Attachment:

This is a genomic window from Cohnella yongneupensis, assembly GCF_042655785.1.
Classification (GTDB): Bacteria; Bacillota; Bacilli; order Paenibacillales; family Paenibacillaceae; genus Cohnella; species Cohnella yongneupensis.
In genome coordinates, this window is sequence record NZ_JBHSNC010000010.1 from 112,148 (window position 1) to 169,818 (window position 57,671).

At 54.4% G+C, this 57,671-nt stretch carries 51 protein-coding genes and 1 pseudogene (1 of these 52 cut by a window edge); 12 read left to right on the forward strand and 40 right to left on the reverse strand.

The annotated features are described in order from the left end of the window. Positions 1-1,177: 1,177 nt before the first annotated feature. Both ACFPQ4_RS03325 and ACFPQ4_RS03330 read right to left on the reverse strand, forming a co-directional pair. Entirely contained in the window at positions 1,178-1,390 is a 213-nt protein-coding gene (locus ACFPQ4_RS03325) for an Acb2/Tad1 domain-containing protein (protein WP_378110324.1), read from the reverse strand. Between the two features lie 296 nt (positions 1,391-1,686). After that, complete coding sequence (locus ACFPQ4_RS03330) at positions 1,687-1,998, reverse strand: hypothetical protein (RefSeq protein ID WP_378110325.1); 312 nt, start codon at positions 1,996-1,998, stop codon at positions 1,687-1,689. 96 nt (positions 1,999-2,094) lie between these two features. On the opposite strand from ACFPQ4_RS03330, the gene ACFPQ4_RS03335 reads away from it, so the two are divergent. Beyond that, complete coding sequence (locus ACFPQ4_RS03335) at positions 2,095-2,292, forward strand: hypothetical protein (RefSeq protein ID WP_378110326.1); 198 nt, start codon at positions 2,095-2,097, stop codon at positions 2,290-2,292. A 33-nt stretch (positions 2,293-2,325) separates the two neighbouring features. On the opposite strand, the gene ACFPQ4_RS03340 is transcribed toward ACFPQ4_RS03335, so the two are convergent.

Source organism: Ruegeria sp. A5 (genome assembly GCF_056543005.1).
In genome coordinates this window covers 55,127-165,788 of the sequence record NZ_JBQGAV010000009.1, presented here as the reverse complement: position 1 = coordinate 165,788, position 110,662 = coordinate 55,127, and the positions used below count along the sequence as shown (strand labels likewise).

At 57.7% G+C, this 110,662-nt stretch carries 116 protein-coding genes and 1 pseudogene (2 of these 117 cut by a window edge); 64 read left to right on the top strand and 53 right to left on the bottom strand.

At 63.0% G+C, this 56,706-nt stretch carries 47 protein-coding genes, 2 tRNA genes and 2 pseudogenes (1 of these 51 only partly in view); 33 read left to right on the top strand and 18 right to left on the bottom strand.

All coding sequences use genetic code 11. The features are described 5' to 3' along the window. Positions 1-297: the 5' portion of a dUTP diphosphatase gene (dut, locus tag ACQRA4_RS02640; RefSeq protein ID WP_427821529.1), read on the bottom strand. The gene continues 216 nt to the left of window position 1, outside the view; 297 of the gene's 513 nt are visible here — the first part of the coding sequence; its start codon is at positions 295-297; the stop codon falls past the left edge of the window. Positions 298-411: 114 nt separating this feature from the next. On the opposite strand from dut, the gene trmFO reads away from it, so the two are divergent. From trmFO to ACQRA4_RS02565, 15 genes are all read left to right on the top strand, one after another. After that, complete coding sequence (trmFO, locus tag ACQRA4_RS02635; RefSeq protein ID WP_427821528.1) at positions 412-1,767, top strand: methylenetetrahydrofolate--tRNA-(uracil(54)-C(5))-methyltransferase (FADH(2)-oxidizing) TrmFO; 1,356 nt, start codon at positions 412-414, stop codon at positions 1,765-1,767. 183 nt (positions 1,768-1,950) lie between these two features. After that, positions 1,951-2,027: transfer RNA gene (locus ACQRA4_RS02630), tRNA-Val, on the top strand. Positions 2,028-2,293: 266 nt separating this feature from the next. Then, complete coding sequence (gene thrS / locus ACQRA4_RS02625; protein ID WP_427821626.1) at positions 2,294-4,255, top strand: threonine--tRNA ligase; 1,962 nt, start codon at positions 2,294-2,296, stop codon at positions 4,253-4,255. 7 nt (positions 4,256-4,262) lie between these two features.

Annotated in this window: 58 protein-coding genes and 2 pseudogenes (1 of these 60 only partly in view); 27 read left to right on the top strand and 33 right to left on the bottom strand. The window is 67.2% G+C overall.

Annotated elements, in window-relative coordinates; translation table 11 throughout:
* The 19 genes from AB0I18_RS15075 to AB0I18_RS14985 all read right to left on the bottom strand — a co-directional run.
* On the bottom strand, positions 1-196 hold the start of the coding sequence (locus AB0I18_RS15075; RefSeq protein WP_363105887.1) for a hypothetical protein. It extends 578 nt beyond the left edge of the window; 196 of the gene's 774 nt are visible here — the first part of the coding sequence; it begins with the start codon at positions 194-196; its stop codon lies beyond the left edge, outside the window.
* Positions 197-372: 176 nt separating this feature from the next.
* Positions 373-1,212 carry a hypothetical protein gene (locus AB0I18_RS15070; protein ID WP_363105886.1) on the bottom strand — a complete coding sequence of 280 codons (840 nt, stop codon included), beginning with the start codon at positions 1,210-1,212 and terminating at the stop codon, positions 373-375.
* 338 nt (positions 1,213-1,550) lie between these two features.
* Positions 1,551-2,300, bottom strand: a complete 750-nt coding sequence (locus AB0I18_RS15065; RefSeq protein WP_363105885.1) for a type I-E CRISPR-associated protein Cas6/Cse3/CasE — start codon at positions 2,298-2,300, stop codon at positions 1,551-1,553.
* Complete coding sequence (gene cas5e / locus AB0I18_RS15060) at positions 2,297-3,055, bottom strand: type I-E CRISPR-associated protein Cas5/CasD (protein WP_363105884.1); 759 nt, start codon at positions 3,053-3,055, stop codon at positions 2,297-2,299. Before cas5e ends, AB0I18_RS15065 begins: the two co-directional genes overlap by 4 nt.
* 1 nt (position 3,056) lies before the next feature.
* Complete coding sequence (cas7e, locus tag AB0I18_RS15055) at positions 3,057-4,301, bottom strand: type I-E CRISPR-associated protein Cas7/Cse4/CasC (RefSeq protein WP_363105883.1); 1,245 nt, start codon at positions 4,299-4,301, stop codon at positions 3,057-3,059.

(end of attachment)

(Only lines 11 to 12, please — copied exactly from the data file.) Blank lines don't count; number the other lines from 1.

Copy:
Annotated in this window: 58 protein-coding genes and 2 pseudogenes (1 of these 60 only partly in view); 27 read left to right on the top strand and 33 right to left on the bottom strand. The window is 67.2% G+C overall.

Annotated elements, in window-relative coordinates; translation table 11 throughout: